STB Proposes Performance Reporting, Requests Coal Contingency Plans

Transportation Update

Date: January 05, 2015

The Surface Transportation Board (STB) issued two decisions last week before the holiday. First, it proposed new regulations requiring permanent weekly reporting of detailed railroad performance data. Second, it addressed coal stockpile problems at BNSF-served utilities, ordering BNSF to detail its contingency plans in the event that unexpected circumstances cause critically low coal stockpiles at regionally significant coal-powered electric generating stations. The STB invited stakeholders to submit comments on both decisions.

Railroad Performance Data Reporting

In a Notice of Proposed Rulemaking issued December 30, 2014, the STB proposed new regulations that would formalize the requirement for the nation’s Class I railroads and the Chicago Transportation Coordination Office (CTCO) to publicly file certain rail performance data on a weekly basis. If adopted by the STB, these regulations would revise and make permanent the reporting of rail performance data by Class I railroads and the CTCO that was ordered by the STB in October 2014 in response to nationwide rail service problems and the request of shippers and elected officials for more detailed information about railroad performance.

The STB stated that the proposed regulations are intended to serve two primary goals. First, they would improve the STB’s ability to identify and help resolve future regional and national rail service problems. Second, they would aid shippers and other rail stakeholders in planning business operations and making informed decisions.

The information required from the covered railroads would include items such as:

  • system-average train speed according to train type (intermodal, grain unit, coal unit, automotive unit, crude oil unit, ethanol unit, manifest and all other),
  • average terminal dwell time,
  • average cars on-line by car type,
  • trains held short of destination for more than six hours,
  • billed cars that have not moved for over 48 hours, and
  • daily car volume in certain Chicago-area rail yards.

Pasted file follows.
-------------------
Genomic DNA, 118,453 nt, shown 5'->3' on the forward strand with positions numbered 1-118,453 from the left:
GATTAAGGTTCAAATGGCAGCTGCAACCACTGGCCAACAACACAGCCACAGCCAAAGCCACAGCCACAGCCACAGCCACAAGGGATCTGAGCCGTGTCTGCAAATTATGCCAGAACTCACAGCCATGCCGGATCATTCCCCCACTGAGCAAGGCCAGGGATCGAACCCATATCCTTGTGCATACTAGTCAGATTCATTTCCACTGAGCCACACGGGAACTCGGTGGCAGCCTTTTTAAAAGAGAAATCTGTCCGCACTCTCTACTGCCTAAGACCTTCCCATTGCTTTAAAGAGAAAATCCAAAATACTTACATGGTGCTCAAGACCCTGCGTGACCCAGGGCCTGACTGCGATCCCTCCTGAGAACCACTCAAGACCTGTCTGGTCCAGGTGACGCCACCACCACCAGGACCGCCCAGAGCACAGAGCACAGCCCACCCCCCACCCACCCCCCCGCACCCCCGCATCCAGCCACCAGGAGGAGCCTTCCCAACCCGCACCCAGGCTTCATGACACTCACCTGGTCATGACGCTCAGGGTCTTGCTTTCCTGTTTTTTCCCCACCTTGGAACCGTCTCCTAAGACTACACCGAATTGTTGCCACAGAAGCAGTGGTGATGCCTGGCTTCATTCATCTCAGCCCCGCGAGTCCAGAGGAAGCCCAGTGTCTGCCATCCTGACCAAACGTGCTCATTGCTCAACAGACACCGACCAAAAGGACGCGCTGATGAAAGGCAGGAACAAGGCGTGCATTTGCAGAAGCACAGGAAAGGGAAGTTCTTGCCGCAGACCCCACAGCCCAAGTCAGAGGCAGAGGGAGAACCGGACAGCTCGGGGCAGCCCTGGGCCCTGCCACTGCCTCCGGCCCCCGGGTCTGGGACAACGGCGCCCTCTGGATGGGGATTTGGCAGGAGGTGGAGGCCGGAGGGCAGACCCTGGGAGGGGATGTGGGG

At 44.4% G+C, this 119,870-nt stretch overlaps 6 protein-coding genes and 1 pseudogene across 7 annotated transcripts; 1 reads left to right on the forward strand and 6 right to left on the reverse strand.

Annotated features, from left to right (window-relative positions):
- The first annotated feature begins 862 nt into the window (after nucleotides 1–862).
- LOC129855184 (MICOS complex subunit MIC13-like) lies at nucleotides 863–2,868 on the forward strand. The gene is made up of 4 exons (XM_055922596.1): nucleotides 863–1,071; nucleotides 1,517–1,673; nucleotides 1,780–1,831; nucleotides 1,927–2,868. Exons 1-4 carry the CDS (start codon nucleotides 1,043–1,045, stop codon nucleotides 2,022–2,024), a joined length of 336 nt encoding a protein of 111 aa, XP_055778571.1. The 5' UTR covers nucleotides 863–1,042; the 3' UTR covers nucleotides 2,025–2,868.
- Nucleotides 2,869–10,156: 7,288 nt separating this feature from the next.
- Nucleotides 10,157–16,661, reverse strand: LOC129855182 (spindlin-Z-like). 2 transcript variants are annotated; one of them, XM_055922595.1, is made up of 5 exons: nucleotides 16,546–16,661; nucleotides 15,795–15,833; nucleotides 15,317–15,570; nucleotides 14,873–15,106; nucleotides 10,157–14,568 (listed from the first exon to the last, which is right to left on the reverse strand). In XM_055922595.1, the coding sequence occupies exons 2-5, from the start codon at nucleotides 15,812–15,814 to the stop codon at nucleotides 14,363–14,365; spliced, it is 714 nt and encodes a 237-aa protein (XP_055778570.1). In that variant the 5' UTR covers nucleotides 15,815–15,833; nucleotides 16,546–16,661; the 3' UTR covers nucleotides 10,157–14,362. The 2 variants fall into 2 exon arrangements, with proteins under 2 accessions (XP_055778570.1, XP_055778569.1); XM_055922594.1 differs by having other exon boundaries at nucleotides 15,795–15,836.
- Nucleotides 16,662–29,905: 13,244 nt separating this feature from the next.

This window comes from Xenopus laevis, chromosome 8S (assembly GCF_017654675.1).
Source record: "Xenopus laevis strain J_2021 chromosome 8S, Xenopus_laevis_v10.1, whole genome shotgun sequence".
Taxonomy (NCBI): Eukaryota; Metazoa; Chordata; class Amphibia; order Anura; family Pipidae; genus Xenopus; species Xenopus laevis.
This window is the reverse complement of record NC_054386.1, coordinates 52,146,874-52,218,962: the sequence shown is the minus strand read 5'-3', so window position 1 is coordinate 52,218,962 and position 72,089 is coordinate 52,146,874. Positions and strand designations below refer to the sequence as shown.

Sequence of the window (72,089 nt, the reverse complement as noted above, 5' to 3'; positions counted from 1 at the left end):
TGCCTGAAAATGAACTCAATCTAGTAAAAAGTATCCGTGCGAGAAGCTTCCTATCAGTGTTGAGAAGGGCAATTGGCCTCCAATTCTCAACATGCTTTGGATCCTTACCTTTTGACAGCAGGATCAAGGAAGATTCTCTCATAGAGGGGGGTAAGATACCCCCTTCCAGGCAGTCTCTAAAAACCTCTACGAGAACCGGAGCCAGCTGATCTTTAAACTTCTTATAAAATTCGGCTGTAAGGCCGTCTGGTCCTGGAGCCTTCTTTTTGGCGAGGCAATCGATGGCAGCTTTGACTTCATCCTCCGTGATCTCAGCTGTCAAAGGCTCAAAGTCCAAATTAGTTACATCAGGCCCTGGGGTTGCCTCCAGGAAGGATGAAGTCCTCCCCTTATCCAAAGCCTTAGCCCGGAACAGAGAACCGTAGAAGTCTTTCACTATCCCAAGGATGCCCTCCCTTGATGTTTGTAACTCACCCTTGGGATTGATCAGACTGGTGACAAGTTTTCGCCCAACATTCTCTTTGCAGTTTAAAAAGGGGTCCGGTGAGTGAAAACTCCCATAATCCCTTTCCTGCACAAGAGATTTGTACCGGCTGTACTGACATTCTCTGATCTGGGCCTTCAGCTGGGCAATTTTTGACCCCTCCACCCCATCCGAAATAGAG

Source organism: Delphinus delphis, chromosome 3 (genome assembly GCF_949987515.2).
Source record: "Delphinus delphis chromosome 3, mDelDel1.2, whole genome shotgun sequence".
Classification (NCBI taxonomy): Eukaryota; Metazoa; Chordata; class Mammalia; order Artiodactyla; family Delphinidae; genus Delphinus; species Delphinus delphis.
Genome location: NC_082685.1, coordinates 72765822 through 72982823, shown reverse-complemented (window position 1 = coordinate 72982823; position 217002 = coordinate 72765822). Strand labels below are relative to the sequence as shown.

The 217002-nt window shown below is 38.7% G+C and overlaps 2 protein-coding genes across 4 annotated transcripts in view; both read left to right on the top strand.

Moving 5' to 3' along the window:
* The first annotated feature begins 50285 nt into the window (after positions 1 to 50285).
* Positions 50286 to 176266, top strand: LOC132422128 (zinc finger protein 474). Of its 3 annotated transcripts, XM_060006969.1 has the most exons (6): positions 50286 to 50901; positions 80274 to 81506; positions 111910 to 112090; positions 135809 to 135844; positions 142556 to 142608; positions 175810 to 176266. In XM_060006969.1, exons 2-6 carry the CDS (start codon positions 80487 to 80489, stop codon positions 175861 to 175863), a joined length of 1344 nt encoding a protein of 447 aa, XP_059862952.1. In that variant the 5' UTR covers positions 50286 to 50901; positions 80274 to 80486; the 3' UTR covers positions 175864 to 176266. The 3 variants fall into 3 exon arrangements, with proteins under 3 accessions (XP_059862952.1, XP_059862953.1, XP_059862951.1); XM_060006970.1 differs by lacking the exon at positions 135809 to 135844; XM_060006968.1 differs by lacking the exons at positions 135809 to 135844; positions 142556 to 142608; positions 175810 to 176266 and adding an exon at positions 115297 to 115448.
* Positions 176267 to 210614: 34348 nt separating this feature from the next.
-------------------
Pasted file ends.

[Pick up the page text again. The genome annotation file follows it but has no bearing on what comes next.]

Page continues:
The STB is requesting comments from any interested party regarding the proposed regulations. Although comments may address any aspect of the proposed regulations, the STB has specifically requested comment on the following:

  • whether data reporting should be required,
  • whether other entities should be required to report data (such as the Belt Railway of Chicago or the Indiana Harbor Belt Railroad, both of which are key Chicago-area shortline railroads),
  • the commodity types included in the proposed regulations,
  • the proposed geographical parameters,
  • the limited exception for the Kansas City Southern Railway,
  • whether other data should be required, and
  • any other suggested modifications to the proposal.

Comments are due March 2, 2015, and Reply Comments are due April 29, 2015. If you are interested in submitting comments or would like further information about the proposed regulations, please contact any member of Thompson Hine’s Transportation practice group.

BNSF’s Coal Supply Contingency Plans

Also on December 30, 2014, the STB issued a decision directing the BNSF Railway Company (BNSF) to explain its contingency plans in the event that unexpected circumstances cause critically low coal stockpiles at one or more regionally significant coal-powered electric generating stations. The information required from BNSF includes not only a description of how BNSF identifies generating stations at critical stockpile levels, but also the equipment, infrastructure and personnel resources that would be used to respond to such a situation. BNSF is directed to submit the requested information by January 29th.

The STB issued its decision in response to a petition filed by the Western Coal Traffic League in October 2014. However, there has been widespread concern among electric utilities, elected officials and others regarding low coal stockpiles at BNSF-served power plants for much of the past year. Furthermore, BNSF’s problems in meeting the needs of its electric utility customers are just one aspect of larger rail service delays and problems that are still ongoing and have been well-recognized throughout the rail industry.

As part of its decision, the STB also invited electric utilities and other coal stakeholders to submit status reports regarding coal stockpile levels and railroads’ service in transportation of coal. Information may be submitted under seal if desired. The information submitted by BNSF, utilities and coal stakeholders will assist the STB in determining whether further regulatory steps are needed to address rail service problems involving coal transportation.


For more information, please contact:

Karyn A. Booth

Jeffrey O. Moreno

Sandra L. Brown

or any member of Thompson Hine’s Transportation practice group.

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